Slova Beach, Pembrokeshire, Wales.
De omnibus dubitandum
Results from Northwest, Central and Southwest Scotland
Results from Central Scotland
Results from Northwest England
Results from the Republic of Ireland
5″ f/12 refractor versus 130mm F/5 Newtonian Shootout
Investigating the Jet Stream
Wales is a country of outstanding natural beauty, with deep valleys, high mountains and rolling hills. Its rugged coastline boasts many pristine(blue flag) beaches and pretty little towns that are a joy to visit and explore. Like Scotland, frequent weather systems move in from the Irish Sea, purging the air of particulates that create excellent transparency for remote daytime viewing and astronomical adventures when the Sun sinks beneath the horizon.
We decided on Wales because my brother and his young family had moved there last year from northeast Scotland, where he settled in a large country house dating from the mid-19th century, situated on the outskirts of the small village of Letterston, some ten miles north of Haverfordwest and 6 miles inland from Fishguard, where you can catch a ferry across the open sea to Ireland. And besides, we’d never vacationed in Wales before, so we had no good excuse but to make that 400 mile journey south from our home in rural, central Scotland.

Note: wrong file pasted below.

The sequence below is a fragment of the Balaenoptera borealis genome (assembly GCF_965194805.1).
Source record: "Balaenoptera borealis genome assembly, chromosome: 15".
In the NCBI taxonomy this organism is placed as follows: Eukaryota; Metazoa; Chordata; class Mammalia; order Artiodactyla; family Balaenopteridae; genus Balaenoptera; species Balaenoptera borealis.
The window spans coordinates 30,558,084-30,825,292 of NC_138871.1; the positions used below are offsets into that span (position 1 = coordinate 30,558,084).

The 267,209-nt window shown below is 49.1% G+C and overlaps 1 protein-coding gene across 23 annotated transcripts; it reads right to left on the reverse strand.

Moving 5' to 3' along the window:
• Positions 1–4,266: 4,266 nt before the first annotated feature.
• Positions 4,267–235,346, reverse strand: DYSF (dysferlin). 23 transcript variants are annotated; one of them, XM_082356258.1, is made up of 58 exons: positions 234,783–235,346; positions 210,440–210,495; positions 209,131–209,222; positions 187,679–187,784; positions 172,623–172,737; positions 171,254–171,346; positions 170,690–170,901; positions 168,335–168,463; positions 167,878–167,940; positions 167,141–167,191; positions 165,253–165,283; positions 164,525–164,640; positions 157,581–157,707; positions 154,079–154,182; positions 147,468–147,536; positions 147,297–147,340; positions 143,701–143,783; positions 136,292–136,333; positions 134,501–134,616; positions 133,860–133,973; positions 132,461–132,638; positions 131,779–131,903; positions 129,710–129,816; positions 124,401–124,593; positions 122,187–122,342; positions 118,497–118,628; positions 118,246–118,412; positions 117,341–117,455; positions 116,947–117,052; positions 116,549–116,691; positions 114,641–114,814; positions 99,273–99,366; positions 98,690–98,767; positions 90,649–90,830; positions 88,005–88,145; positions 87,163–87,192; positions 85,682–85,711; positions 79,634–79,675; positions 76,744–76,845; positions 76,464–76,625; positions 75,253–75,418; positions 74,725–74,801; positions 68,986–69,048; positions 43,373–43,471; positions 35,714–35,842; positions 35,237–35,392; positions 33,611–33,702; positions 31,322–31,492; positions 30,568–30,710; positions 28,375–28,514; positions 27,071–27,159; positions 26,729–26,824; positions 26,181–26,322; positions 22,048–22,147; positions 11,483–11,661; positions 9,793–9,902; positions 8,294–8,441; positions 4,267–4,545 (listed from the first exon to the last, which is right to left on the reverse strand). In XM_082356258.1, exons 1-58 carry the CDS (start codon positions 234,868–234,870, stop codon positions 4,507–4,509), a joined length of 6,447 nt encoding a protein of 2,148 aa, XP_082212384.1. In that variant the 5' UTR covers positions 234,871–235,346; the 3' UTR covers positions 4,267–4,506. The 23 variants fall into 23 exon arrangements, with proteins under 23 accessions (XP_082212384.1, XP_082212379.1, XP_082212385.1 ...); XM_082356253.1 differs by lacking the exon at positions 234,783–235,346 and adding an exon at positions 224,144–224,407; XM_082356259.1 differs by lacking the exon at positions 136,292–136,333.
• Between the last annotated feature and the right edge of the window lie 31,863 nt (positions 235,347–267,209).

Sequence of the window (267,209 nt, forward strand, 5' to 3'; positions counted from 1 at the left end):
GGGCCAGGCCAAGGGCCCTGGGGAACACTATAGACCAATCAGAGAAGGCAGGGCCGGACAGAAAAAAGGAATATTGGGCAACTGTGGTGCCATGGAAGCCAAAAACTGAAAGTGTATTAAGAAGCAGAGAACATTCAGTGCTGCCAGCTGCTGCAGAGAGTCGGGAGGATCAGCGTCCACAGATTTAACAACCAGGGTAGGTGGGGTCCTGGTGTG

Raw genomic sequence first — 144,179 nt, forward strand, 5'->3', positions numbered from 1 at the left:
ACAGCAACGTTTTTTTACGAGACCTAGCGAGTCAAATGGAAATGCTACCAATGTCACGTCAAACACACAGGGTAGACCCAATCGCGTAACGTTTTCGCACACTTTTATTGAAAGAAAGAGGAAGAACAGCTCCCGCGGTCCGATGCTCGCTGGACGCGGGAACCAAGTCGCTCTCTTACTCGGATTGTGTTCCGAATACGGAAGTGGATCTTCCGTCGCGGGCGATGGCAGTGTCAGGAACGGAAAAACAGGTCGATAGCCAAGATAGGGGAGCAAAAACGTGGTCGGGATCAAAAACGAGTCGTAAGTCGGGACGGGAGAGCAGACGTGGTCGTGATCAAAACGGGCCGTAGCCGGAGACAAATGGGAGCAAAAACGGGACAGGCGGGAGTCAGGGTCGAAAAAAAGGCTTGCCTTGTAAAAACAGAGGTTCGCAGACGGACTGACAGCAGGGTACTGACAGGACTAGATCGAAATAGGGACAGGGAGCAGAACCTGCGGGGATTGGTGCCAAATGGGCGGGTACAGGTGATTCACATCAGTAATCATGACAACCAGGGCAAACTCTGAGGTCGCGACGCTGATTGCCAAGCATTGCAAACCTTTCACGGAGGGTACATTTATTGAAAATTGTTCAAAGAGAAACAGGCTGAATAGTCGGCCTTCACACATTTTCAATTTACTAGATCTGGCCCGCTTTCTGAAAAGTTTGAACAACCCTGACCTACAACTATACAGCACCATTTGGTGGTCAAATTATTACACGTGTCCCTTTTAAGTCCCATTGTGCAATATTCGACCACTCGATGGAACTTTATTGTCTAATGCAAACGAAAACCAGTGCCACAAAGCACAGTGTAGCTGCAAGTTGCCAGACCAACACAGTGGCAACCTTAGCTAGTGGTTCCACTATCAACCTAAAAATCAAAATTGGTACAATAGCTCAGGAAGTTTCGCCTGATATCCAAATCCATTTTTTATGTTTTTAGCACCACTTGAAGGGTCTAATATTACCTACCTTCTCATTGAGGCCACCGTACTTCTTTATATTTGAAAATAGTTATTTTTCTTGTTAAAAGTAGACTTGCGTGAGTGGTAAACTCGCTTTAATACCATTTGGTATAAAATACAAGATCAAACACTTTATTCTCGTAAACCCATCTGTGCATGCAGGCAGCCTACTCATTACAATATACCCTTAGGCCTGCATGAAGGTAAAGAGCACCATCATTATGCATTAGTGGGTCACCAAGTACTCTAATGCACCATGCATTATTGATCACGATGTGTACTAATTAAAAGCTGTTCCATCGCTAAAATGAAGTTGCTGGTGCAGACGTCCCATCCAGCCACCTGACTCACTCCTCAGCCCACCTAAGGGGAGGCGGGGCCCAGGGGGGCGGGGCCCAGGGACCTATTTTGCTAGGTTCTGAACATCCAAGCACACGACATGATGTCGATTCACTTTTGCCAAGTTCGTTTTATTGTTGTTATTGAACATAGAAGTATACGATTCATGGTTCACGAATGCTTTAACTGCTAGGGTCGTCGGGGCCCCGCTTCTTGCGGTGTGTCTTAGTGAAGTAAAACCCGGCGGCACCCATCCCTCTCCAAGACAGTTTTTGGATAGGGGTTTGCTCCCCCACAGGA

St. David’s Cathedral, a place of worship since the 6th century AD. From the City of St. David’s, Pembrokeshire, southwest Wales.
The house is situated on five acres of choice land, secluded on all sides by woody glades, and even sports a large fish pond fed by a couple of fresh streams meandering through the estate. The homestead is surrounded by beautifully tended lawns and flower gardens that thrive because of frequent rain showers which keep them lush and well watered. It is a very peaceful place, with little in the way of light pollution, save for the glow from Haverfordwest, which illumines the southern horizon. Higher up though, the night sky is truly glorious, where the summer Milky Way winds its way from Perseus in the northeast to Sagittarius in the south.
We arrived late on Monday July 29, after spending much of the day travelling. I was glad that night was rainy and overcast, as I was exhausted from the journey and in no mood to pull out a telescope. Besides, we were all eager to catch up with my brother and sister-in-law, and my boys stayed up well beyond their bed times nattering to their first cousins. The next night was overcast but remained dry.
But the next three evenings were clear.
The sojourner: Plotina, the author’s nifty 130mm f/5 Newtonian reflector. The pond lies in the background.
I brought along my portable 130mm f/5 reflecting telescope, which had proven to be spectacularly successful in ‘scouting out’ good sights to view the heavens from. It had already travelled a few thousand miles all around Britan and Ireland, where I had tested the skies on a number of choice double stars to establish something of the seeing conditions across the British Isles, some of which are highlighted in the links provided above.